“Anna, would you like to see the scarves in the window?”
“Yes,” she said. She let her eyes wander over the display of softs and roughs, reds and purples, and she reached out her hand to touch a cream-colored scarf, smooth as silk but made of wool, almost hidden in the pile of colorful others. She knew this wool, remembered it from another time and place.
“Is that the one you like the best? Want to put it on?”
“Yes,” she said. “Yes, please.”
With the soft scarf around her neck she felt different. She had something she wanted to say and found she could speak. “This wool is from llamas, llamas from Peru. Women care for the llamas and shear their wool when it is time. It is very clean. They comb it out many times, and soak it in river water. It dries in the sun until the color is clear and it smells sweet.”
The store owner stared at Anna in surprise, but no more surprised than Anna herself. “That’s exactly right, but how do you know all that?”
Anna shook her head. She moved away from the woman’s stare and went to look at herself in a mirror hanging behind the door. She liked the way the scarf settled about her neck, like a baby against its mother’s throat.
“It looks lovely on you with your dark hair and the navy coat. Don’t you think so, Anna?”
“Yes, lovely, it is lovely,” Anna said. She took it off and handed it to the woman, shaking her head no.
“No money, eh?” said the woman. “It is expensive. But you should have it. It was made for you. Sit down here. More coffee?” Anna nodded her head, yes.
It was decided that Anna should return the next morning and help in the shop. There was a lot of work she could do. Meanwhile she could keep the scarf.
“My name is Hermione,” said the woman, “but call me Hermi, it’s easier. I don’t know why my mother chose that name. What do you think? Funny, huh?” They laughed. “See you tomorrow then?”
“Yes,” Anna, said. “Tomorrow, please, thank you.”
Hermione was curious about Anna. But more than that, the young woman reminded her of her daughter, Sara. Sara had read everything she could find, books, newspapers, but how much of it she understood or remembered, Hermione was never sure. However, she was sure that Anna would return tomorrow. Sara had always kept her promises. Hermione also had tried hard to keep her own, to keep their routines the same, to have enough of the same food on hand so there were never any surprises. Sara did not like surprises. One day, she had taken them both by surprise by taking her own life.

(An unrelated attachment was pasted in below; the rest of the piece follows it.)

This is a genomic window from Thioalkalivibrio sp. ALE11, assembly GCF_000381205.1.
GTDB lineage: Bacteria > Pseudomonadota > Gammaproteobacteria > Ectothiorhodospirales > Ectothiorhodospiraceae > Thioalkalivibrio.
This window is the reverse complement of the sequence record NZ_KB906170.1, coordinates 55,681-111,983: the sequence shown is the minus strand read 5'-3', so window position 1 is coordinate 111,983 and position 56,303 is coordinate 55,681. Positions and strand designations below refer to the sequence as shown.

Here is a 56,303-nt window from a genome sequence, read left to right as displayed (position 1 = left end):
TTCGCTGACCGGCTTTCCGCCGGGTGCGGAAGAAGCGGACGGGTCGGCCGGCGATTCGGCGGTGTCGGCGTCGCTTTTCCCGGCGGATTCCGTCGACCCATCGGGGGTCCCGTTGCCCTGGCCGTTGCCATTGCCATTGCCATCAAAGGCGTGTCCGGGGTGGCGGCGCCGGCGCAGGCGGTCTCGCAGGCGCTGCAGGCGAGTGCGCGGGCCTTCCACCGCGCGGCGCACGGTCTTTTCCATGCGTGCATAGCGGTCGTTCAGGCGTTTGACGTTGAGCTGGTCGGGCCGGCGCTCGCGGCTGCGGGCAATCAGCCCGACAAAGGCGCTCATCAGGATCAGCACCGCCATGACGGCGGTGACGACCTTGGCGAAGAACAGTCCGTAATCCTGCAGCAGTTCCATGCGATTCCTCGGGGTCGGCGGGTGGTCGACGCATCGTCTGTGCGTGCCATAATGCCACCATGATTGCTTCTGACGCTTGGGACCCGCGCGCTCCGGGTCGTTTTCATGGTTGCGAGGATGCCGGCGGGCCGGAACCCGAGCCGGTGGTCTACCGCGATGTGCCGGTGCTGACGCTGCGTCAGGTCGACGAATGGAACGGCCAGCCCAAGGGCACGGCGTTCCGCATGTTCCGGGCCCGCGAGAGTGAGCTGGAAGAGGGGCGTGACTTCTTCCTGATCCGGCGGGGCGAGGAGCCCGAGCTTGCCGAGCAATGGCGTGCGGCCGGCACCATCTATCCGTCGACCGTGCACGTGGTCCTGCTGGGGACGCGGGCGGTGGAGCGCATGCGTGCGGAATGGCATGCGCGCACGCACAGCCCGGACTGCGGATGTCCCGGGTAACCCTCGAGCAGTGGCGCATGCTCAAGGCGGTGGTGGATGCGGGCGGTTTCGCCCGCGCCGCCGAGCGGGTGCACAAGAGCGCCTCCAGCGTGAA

That night at the shelter Anna slept with the cashmere scarf wrapped around her neck. She loved the way it felt, and she did not want to lose it. She did not have her bad dream that night. In the morning, after breakfast at the cafe, Anna walked to the knitting shop. Looking at the scarves, she stood outside the window in the cold for a long time. Finally Hermione noticed her there and opened the door.
“Come in,” she said. “Why didn’t you knock? Tomorrrow, you knock, okay?”
“Yes, please,” said Anna.
Anna took off her coat and unwrapped the scarf from her neck, handing it to Hermione. “No, that’s yours,” she said. “You keep it on. It will warm you up. It gets cold in here, even with the heat on.” Pleased, Anna wrapped the scarf back around her neck, over the dark sweater she was wearing.
“What a beautiful sweater,” Hermione said. “It looks handmade. Did you knit it?” Anna shook her head no. There was a moment of silence as Hermione waited for a further explanation, but none came.
“Coffee?” she asked.
“Yes, please,” Anna said.
They sat together at the small table, drinking their coffee. Hermione smiled at Anna. Anna dropped her head. “Mother,” she said.
“What, what was that?”
“Mother,” Anna said.
“Oh, your mother made that sweater. How beautiful it is. What a lovely color. And how soft it looks.”